You only get to be a freshman in college once, so before you go, our interns want to share some advice. While none of them know what it is like to start college during a pandemic and that will create a unique set of circumstances, you will still have some great experiences.
The beginning of your first year in college is overwhelming, stressful, but most importantly exciting. Looking back, you want to have the best memories and have made the year something you will keep with you for the rest of your life. Moving to an unfamiliar place where you don’t know the area or a lot of people can be intimidating and challenging. But even during these unique times, you will be able to make new friends, take interesting classes, take advantage of campus resources – everyone from school administrators to professors to your friends and family wants to see you succeed.
Some of their advice stems from mistakes made, which is perfectly normal and expected. Some are regrets that they wish they could do-over. And sure, we all want to carve out our own journeys and paths, but perhaps some of their suggestions will make you feel that you are not alone.
Click on your school for more info:
But, if we, your parents, could impart one piece of advice is that you should call or text your parents. I personally did not expect a call every day but the daily texts just to say that they were okay, went a very long way. And, in keeping the advice equal, we turned to our mom bloggers, all of whom have different parent approaches, and asked them what is the advice you would give your parent of a college student self.
- Allow my child to figure things out on their own. They will come to you if they need to.
- Understand that this is as much of an adjustment for me as it is for my child.
- Try new things – cooking classes, volunteer, read, or something that has been challenging to take the time to do.
Bring big sunglasses so no matter how hard you’re crying; you can put them on and keep walking. Remember, you have trained for eighteen years for this moment of independence and as hard as it is, make a smooth transition by not lingering. Get them situated, even make their bed one last time, but then it’s time to go home. Let them be the guide now as far as telephone calls, texts, and general communication. I always sent a good morning and I love you text and we did speak often (usually my D would call on way to class) but be prepared that the number of times you speak will change.
Sign up for all the email lists offered. (That’s how I found HUH, thank heavens!) Join the appropriate Facebook pages for parents and families (area of study, classes,etc.) especially those run by a UF-employed administrator. Connect with campus organizations on Instagram. Create a conduit of information that you can share with your student as non-intrusively as possible — via text, email, even forwarded on social media platforms. There were times that I’m sure they will tell you it is overkill, but there were times that my being able to mention an important deadline or opportunity saved their butt, gave them an edge, or just plain made their life easier. And the benefit was two-fold: we both had ongoing access to information that was helpful and often necessary, and I was able to stay in-the-know about the big picture of life without being over-present in her daily life.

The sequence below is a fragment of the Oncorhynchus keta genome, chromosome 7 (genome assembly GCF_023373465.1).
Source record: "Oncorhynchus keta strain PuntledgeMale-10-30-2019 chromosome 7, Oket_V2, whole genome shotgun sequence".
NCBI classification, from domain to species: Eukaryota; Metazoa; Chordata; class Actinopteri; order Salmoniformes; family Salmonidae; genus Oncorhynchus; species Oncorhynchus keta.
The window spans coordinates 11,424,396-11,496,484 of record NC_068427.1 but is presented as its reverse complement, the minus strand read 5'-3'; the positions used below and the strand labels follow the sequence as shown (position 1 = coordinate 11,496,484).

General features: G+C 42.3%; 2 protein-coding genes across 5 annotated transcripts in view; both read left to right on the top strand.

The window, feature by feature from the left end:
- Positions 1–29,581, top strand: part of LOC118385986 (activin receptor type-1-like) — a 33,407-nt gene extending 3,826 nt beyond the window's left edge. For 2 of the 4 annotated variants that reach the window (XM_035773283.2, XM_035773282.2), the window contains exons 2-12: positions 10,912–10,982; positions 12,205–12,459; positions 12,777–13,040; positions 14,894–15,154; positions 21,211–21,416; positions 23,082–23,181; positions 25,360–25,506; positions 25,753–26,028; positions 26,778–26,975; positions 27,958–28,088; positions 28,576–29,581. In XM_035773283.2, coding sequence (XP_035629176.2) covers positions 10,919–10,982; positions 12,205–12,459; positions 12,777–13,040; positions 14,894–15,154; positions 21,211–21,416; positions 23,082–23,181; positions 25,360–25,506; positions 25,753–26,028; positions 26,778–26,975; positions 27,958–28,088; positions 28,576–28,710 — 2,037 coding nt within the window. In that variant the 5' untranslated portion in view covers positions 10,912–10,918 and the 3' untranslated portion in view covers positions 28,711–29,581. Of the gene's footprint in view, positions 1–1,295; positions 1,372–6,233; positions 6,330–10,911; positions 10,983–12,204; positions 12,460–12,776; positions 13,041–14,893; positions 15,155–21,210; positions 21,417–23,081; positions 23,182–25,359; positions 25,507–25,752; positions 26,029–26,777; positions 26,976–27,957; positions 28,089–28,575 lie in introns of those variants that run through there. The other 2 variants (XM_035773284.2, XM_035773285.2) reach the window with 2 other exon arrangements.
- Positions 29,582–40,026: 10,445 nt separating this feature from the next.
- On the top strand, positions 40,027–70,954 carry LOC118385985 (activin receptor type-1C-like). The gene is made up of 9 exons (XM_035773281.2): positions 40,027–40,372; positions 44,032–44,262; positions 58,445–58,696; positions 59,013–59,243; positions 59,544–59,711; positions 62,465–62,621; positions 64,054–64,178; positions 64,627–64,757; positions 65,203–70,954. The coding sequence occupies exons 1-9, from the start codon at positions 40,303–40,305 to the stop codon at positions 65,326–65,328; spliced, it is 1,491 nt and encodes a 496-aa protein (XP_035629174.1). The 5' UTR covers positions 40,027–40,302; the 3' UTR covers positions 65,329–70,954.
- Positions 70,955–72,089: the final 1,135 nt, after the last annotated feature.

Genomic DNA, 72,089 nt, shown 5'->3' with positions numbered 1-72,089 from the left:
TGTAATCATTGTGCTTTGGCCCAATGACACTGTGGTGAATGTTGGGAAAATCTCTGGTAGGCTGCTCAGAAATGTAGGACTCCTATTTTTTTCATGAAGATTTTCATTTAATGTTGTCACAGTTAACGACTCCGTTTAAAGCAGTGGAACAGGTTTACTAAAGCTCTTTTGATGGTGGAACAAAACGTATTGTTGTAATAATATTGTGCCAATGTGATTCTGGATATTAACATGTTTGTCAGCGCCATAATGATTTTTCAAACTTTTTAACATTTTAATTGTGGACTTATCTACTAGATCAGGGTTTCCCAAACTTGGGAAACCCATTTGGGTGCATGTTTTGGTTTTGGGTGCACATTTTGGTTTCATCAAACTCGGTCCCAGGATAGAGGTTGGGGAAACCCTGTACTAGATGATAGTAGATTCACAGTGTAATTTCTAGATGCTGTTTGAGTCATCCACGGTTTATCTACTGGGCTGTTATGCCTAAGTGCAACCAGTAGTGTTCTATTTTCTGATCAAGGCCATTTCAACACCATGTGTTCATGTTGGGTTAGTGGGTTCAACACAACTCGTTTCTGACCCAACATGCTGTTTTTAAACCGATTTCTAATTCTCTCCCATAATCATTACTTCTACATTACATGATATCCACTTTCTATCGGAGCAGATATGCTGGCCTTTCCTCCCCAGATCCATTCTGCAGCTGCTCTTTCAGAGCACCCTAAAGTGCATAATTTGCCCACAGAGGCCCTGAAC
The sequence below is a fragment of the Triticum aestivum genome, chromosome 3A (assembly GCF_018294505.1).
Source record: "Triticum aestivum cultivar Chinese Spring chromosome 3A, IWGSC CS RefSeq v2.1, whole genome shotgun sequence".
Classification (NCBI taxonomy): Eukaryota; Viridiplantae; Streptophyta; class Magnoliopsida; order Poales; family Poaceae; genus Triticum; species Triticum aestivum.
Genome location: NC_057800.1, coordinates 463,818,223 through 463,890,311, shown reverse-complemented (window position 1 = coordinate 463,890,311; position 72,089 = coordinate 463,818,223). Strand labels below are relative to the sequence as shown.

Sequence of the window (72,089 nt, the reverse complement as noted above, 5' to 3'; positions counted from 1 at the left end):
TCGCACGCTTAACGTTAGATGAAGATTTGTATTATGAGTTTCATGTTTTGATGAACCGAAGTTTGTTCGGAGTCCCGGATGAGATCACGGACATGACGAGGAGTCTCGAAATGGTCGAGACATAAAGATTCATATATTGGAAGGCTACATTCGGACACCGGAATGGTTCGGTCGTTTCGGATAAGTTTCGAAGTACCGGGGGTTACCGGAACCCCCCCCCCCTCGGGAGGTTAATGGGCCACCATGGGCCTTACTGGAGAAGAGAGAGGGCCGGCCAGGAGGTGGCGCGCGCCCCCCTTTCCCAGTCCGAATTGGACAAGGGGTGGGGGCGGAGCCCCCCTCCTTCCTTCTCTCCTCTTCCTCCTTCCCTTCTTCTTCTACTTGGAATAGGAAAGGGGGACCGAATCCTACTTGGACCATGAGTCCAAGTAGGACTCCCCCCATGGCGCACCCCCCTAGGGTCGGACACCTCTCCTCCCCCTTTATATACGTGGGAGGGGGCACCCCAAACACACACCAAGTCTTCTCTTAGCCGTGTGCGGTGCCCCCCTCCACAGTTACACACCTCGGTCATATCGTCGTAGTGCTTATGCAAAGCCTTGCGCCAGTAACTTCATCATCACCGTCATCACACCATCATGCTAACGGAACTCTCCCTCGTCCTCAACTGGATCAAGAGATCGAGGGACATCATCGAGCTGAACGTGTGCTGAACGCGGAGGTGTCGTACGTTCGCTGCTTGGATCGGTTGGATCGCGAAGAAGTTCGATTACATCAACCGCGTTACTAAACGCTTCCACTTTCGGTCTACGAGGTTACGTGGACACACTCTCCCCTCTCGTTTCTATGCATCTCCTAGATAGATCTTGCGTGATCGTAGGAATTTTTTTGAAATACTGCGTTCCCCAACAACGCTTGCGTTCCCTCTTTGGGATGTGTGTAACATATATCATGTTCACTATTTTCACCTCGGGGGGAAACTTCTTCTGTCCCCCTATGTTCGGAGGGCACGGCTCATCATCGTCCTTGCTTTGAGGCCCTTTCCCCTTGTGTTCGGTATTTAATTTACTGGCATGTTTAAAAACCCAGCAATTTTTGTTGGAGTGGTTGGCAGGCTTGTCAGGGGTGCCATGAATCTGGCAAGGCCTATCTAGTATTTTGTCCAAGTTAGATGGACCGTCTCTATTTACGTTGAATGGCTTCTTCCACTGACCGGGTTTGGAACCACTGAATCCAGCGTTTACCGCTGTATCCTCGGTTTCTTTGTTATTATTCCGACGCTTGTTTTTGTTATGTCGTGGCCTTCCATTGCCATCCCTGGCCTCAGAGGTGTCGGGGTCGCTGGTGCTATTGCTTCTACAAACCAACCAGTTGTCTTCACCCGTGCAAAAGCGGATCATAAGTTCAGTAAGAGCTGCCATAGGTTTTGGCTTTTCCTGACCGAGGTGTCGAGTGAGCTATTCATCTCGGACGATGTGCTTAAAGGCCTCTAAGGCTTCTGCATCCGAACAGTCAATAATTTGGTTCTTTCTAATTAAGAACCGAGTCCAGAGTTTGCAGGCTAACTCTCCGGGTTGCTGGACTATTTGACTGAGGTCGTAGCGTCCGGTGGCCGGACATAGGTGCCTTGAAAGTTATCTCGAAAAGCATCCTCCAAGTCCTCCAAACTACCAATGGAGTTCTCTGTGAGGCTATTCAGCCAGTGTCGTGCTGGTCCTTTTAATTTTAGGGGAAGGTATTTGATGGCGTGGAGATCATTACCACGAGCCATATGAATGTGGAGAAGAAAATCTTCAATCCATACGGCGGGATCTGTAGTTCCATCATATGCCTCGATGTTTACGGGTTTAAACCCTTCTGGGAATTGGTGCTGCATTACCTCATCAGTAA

Really try to push your kids to try everything they can first semester, so they can figure out what they may or may not like. A lot of times my daughter would give me an excuse and I would just say ok. Mid-semester I found out about a club I knew she would like. She said she wasn’t interested, but I pushed her and kept bugging her about it. When she finally went, it became one of her favorite things and she even became treasurer of the club. Sometimes they try to blow you off, but keep encouraging them if you know it will be worth it.
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No Matter How Much Uncertainty Surrounds College This Fall
Written by Dr. Christina Z. Atti, PsyD—Licensed Clinical Psychologist
We are all questioning the uncertainty of what the future holds during these unprecedented times, Dr. Christina Atti has some good advice for us.
The current pandemic has proven to be psychologically draining for college students, and recent graduates, who are worried about their futures. So many questions go unanswered like “When will I be able to return to school? WILL I be able to go back? Can I see my friends? Should I look for a job?”.
A lot is out of our control and many facets of our lives are being impacted including school, work, finances, socializing, and travel. Waiting in limbo can create a lot of stress, anxiety, fear, and depression, and that may leave some in unchartered territories on how to cope. Be gentle with yourself, but also acknowledge that you are already navigating this; you are building resiliency and you did not even realize it!
Thinking about the future does not create anxiety; thinking about how to CONTROL the future does. Instead, focus on identifying: (1) what do I have control over and (2) what can I change. Control your controllables. For example, wake up and/or go to bed at the same time; do some form of exercise each day; limit the amount of time watching tv or being on social media; call or facetime 1-2 friends each day.
Accept your situation. There is a term called “radical acceptance” which basically means, I do not have to like this or agree with this, but I do have to accept that it is happening. This can include accepting having to stay away from family and friends, being stressed or anxious, or not being able to travel. Ground yourself by acknowledging that this is NOT just happening to you; the universality of what is happening around us can be comforting for many (i.e., we are all in this together).